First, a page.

Imagine one of the following scenarios:
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You are on an extended bow-hunting trip with your family. This trip is long overdue and a great opportunity to participate in a sport you are passionate about, reconnect with family, and enjoy nature. You are all staying in a wall tent in a remote location deep in the mountains. After the evening hunt one day, you are supposed to meet your father at the truck, as you go to different locations to spot game. You’re at the truck and begin to wait. After a bit and Dad is a no-show, you start to worry and pull out the radio everybody in your hunting party carries for
Your Dad owns a business and has a GMRS license and the family is allowed (legally) to use GMRS radios to talk with each other. As soon as you turn on the radio you get a hold of your father. He tells you he has fallen and he may have broken his leg. After a bit, he can guide you to his location. Thirty minutes later you are with him, It takes you two hours to get him back to the truck, but you both make it.
Driving out, you think how lucky you are you had radios and that they were able to be charged with batteries charged with a power station supported by a solar panel at camp. Things could have turned out much worse.
You have decided to pursue your passion and jump into social media. All your platforms deal with nature, camping, and hiking. You frequently go to remote locations and film, get footage with cameras and drones, and write articles. After running out of juice on several occasions and getting tired of putting gobs of disposable batteries in the landfill, you decide on a lightweight power station that can be recharged with a solar panel. Finding a setup that weighs less than 15 pounds total, you never run out of power on one of your adventures again.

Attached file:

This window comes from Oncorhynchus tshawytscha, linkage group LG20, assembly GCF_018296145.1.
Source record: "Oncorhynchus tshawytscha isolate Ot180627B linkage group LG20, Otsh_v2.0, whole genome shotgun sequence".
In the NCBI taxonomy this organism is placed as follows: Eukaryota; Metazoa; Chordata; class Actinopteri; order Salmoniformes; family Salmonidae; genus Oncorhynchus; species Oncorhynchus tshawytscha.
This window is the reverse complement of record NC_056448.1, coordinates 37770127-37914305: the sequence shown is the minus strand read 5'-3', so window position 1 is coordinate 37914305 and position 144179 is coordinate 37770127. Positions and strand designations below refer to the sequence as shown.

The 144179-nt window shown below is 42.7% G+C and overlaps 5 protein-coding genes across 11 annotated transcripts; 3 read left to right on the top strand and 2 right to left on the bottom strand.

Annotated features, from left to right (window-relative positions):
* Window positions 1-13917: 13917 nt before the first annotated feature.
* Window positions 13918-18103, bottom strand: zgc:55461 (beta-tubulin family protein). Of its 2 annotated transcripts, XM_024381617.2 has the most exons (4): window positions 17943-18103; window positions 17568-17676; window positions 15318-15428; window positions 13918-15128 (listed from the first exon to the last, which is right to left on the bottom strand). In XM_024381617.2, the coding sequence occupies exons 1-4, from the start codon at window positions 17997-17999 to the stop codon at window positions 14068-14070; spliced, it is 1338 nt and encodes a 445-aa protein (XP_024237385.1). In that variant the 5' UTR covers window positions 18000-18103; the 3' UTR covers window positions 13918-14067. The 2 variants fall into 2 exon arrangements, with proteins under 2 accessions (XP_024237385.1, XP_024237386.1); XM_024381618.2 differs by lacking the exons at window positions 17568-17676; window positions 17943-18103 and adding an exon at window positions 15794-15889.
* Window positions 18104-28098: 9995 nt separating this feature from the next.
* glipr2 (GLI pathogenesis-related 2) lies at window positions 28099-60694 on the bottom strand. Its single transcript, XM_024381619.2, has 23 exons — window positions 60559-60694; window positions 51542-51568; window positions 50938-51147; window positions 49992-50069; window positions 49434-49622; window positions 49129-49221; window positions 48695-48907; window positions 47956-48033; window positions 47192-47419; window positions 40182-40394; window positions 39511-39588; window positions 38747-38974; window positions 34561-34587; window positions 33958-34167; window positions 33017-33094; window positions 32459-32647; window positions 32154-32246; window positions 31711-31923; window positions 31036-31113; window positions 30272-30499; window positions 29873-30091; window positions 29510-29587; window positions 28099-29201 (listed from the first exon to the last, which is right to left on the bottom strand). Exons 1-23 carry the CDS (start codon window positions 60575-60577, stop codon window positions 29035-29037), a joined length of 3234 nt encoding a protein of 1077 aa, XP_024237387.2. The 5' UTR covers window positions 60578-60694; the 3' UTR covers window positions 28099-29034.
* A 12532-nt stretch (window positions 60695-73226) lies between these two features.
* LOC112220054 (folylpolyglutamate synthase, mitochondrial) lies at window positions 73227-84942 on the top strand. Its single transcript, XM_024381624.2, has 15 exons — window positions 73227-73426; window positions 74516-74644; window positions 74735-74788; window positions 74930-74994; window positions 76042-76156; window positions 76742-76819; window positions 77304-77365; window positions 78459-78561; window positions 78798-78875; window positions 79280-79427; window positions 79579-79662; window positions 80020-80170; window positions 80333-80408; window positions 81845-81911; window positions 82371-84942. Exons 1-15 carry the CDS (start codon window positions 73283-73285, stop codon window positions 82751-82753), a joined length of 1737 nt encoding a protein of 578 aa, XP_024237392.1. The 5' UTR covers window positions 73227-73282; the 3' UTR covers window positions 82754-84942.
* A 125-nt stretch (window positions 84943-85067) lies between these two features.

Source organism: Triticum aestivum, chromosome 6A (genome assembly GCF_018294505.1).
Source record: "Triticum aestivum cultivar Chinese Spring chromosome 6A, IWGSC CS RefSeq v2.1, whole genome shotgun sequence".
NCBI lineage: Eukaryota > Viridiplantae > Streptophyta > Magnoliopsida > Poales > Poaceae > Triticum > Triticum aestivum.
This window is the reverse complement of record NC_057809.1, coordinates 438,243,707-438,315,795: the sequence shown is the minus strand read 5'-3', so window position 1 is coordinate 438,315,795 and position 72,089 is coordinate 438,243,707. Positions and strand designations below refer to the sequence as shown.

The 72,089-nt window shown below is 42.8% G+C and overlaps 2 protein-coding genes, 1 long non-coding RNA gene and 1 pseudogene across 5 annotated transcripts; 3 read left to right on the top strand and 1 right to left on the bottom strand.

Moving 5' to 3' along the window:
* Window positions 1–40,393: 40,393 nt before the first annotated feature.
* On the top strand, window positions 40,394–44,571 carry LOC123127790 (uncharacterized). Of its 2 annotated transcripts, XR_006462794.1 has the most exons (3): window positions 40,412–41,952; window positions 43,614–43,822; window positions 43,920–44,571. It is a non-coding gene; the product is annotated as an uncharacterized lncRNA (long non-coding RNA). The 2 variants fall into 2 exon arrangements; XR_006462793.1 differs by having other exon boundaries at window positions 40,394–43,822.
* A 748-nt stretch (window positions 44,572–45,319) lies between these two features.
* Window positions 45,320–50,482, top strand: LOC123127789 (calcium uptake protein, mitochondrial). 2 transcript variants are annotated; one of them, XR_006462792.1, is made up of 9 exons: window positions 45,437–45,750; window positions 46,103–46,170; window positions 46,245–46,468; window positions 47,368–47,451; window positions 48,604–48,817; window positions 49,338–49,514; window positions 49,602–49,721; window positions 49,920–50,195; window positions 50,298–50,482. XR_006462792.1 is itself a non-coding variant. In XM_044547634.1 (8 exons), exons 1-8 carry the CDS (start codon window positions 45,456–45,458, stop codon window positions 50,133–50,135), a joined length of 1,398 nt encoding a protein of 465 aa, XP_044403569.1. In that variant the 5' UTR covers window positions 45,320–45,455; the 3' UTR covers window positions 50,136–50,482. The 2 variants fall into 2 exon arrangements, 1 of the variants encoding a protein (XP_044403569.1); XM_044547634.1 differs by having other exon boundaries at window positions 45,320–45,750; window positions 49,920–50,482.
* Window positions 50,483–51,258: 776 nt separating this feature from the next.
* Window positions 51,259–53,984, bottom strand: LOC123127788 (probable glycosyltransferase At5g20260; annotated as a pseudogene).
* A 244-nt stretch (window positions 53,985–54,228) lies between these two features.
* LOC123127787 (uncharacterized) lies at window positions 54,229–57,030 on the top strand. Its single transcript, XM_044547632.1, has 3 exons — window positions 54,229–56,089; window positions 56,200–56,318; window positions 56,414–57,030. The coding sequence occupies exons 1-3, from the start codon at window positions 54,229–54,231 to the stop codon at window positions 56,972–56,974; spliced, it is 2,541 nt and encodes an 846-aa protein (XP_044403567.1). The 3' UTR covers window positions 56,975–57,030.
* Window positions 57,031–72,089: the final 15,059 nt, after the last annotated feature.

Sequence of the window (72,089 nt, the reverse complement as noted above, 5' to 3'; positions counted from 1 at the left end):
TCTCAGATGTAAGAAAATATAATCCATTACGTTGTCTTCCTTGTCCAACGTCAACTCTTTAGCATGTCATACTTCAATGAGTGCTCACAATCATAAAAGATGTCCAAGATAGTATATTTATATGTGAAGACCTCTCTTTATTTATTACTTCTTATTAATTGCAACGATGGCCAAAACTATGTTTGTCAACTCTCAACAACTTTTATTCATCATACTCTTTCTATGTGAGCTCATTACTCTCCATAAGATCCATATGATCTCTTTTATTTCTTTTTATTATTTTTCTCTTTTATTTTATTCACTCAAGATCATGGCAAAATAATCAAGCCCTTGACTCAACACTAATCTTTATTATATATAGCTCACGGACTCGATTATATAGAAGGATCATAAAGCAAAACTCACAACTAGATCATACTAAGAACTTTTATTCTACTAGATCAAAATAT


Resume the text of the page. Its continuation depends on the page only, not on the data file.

Your neighborhood survived a near miss from a hurricane. No major structural damage to your house, but power is out and there are about a million trees down on the road, so nobody is going anywhere other than on foot for a while. It’s been three days but the area affected is huge and it is going to take a bit to get to everybody.
Both you and your wife would like to get the word out to loved ones that you are both fine, but cell towers are down and there is no internet. You remember one of your retired friends in the neighborhood has a radio hobby. When you go over to his house, you find a couple of people already talking to him.
When it’s your turn and you ask him to help you he doesn’t even flinch. He pulls out a notepad, takes down both family’s names and phone numbers, and tells you he’ll get ahold of his HAM buddies and have them call their loved ones and tell them you are ok. When you ask how he can do that, he takes you into his radio room. He shows you a range of large and small power stations and a bunch of radios. He tells you he recharges them from solar panels. With a grin, he also asks you if you want a Klondike ice cream bar.
Our world runs on energy. In many parts of the world, the grid is vulnerable. The world is crazy and getting crazier every day. Many are looking for solutions for emergencies, big and small, that may arise. This may scare some but it shouldn’t. Gear, not fear, (And of course the knowledge of how to use it.) is part of the answer. The ability to produce and store electrical power is something many are interested in.